Chinese stocks are again attracting increased attention. Over the last few weeks, there have been several new Chinese Initial Public Offerings (IPO) coming to the market that debuted well above the IPO price and then surged. These include Country Style Cooking Restaurant Chain Co., Ltd. (NASDAQ/CCSC), an operator of fast-food eateries. The stock was priced at $16.50, but debuted at $25.00 on September 28 and surged to $32.50 before settling back to the current $26.00 level. I feel that the buying was way too optimistic. Chinese online real estate portal SouFun Holdings Limited (NASDAQ/SFUN) debuted at $67.00 on September 17, and surged to $74.00 before retrenching back to the current $62.00 level.
The IPO action indicates that there continue to be speculative trading and excitement towards Chinese companies, something that I maintained in spite of the 18% decline in the Shanghai Composite Index (SCI) this year. The key is patience and buying on weakness.
The International Monetary Fund is positive on global growth, especially in the emerging markets. The IMF downgraded its GDP estimate for the U.S. to 2.6% in 2010 and 2.3% in 2011. Europe is also predicted to see slower relative growth versus the emerging economies. The star will continue to be China, where the GDP is estimated to expand by 10.5% this year and 9.6% in 2011. There is really nothing new here, as China, India and the emerging markets in Latin America will be the hot spots for capital.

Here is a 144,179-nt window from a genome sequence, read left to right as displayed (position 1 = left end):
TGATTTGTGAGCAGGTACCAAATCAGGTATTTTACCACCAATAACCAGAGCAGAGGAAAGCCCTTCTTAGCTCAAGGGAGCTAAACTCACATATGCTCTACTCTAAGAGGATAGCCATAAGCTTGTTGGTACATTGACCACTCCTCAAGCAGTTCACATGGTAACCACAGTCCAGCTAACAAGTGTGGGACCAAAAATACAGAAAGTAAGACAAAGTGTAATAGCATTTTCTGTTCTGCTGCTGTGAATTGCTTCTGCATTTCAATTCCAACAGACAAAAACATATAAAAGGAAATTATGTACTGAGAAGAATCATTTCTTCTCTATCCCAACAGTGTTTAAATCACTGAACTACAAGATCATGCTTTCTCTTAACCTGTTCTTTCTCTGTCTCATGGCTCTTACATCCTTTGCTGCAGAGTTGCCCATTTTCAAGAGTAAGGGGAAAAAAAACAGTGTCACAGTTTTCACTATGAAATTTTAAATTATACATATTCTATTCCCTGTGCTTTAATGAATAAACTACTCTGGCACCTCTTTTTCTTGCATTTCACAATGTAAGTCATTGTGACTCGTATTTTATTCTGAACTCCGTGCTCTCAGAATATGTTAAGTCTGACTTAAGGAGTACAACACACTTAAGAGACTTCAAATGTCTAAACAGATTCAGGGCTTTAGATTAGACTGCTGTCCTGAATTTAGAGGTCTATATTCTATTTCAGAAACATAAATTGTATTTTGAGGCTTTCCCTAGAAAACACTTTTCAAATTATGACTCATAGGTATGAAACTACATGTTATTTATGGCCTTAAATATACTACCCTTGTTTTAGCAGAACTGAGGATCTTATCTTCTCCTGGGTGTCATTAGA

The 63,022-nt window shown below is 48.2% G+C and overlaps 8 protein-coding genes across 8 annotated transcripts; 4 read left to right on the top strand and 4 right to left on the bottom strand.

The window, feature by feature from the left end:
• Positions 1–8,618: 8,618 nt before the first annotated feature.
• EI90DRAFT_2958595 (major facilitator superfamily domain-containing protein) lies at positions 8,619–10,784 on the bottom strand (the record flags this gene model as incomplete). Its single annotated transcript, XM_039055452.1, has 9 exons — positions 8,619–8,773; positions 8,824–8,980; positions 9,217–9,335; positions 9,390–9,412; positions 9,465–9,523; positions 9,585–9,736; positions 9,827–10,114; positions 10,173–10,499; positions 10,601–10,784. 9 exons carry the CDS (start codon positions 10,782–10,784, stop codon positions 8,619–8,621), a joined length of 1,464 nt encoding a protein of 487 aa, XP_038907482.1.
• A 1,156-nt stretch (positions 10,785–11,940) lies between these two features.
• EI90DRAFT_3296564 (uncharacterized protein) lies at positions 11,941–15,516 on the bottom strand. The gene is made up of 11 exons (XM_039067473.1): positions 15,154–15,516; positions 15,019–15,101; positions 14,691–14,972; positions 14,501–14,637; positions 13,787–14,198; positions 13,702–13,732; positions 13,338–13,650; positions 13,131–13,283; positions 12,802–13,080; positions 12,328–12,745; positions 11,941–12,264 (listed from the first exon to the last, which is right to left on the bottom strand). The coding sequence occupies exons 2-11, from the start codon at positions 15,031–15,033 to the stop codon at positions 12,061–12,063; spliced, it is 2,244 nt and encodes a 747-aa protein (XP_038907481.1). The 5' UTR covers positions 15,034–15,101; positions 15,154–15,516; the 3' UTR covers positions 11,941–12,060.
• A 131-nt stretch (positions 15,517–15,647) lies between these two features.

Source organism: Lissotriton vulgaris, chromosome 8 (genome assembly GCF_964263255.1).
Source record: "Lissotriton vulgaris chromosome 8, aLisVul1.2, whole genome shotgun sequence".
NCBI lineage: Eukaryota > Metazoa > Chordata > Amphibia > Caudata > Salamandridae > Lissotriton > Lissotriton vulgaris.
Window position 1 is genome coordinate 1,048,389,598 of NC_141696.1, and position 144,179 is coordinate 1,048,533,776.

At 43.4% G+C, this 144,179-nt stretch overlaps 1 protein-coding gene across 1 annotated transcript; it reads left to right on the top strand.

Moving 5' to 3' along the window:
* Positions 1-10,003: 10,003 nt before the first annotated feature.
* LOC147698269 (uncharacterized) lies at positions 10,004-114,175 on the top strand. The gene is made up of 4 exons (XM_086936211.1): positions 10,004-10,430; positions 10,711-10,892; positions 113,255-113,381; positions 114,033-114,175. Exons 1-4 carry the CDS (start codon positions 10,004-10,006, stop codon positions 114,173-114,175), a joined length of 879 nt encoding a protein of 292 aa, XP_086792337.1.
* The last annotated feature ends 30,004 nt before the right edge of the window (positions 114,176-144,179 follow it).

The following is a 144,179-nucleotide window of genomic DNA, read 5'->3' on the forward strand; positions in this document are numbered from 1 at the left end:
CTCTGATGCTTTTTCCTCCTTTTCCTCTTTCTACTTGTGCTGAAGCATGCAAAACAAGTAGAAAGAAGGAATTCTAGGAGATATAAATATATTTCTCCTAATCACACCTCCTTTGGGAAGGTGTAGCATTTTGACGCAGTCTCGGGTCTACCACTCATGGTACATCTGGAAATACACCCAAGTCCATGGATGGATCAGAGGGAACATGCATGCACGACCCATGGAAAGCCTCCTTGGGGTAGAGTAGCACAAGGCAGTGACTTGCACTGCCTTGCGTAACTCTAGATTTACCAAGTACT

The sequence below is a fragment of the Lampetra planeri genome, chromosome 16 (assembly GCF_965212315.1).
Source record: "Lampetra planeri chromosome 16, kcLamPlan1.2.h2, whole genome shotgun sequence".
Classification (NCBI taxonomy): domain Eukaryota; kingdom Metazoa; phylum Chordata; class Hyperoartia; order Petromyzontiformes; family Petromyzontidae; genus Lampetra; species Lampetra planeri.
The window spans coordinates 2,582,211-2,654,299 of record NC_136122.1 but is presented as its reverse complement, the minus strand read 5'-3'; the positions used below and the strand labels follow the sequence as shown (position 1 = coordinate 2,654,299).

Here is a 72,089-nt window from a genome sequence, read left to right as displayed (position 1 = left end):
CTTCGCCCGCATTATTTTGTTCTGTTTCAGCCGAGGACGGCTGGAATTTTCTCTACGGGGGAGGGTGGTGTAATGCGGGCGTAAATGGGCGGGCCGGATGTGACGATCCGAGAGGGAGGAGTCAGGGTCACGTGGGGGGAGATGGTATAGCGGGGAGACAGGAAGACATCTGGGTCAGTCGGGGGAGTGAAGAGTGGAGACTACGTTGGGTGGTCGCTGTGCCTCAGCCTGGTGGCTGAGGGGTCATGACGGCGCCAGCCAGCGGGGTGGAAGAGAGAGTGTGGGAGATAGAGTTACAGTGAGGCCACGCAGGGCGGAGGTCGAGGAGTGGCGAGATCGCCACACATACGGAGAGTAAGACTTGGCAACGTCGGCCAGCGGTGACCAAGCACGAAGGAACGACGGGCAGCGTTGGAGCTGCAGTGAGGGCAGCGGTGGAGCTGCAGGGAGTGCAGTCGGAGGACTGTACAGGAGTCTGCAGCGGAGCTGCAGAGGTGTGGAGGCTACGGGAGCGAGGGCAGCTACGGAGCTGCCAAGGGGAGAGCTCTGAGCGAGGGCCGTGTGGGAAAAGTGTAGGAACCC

In my view, China continues to offer incredible investment opportunities. Add in the fact that China is a neighbor of the world’s second most populous country, India, where there are also excellent growth opportunities with over 1.1 billion people and excellent growth prospects. Imagine the combined markets when the disposable incomes in both countries rise.
The key in China will be the rapid growth of its middle class. In a recent research finding, Credit Suisse predicted that the household wealth in China will double to $35.0 trillion by around 2015, based on achieving sustainable GDP growth at or near the current levels.
I continue to believe that there are good buying opportunities in Chinese stocks, specifically of the small-cap variety. However, you need to be cautious, and take a look at buying value at the current price levels. I have emphasized the need to have capital in China (or at least in companies with a presence in China). Chinese stocks that are listed in the U.S. will continue to represent an excellent area for growth investors, yet you also need to be careful and be diversified in your portfolio, as there could be more downside risk.